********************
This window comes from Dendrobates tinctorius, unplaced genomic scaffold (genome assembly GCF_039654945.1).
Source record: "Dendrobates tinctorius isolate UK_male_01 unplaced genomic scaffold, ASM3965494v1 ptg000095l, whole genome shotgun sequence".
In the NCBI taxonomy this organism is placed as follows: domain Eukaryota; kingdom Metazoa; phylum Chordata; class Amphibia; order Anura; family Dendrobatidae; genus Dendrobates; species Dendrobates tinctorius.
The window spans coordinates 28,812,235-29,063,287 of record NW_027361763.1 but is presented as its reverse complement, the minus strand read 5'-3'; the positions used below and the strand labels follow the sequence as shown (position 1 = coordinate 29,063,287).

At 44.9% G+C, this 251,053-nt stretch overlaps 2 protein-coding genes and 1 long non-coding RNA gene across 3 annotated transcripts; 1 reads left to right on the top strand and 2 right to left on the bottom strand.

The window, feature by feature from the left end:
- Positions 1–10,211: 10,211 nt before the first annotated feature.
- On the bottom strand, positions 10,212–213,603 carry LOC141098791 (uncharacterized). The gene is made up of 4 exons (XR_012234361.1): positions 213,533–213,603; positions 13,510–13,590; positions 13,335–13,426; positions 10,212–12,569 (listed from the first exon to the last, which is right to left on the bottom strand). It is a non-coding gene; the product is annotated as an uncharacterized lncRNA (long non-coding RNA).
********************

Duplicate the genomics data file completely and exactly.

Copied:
This window comes from Dendrobates tinctorius, unplaced genomic scaffold (genome assembly GCF_039654945.1).
Source record: "Dendrobates tinctorius isolate UK_male_01 unplaced genomic scaffold, ASM3965494v1 ptg000095l, whole genome shotgun sequence".
In the NCBI taxonomy this organism is placed as follows: domain Eukaryota; kingdom Metazoa; phylum Chordata; class Amphibia; order Anura; family Dendrobatidae; genus Dendrobates; species Dendrobates tinctorius.
The window spans coordinates 28,812,235-29,063,287 of record NW_027361763.1 but is presented as its reverse complement, the minus strand read 5'-3'; the positions used below and the strand labels follow the sequence as shown (position 1 = coordinate 29,063,287).

At 44.9% G+C, this 251,053-nt stretch overlaps 2 protein-coding genes and 1 long non-coding RNA gene across 3 annotated transcripts; 1 reads left to right on the top strand and 2 right to left on the bottom strand.

The window, feature by feature from the left end:
- Positions 1–10,211: 10,211 nt before the first annotated feature.
- On the bottom strand, positions 10,212–213,603 carry LOC141098791 (uncharacterized). The gene is made up of 4 exons (XR_012234361.1): positions 213,533–213,603; positions 13,510–13,590; positions 13,335–13,426; positions 10,212–12,569 (listed from the first exon to the last, which is right to left on the bottom strand). It is a non-coding gene; the product is annotated as an uncharacterized lncRNA (long non-coding RNA).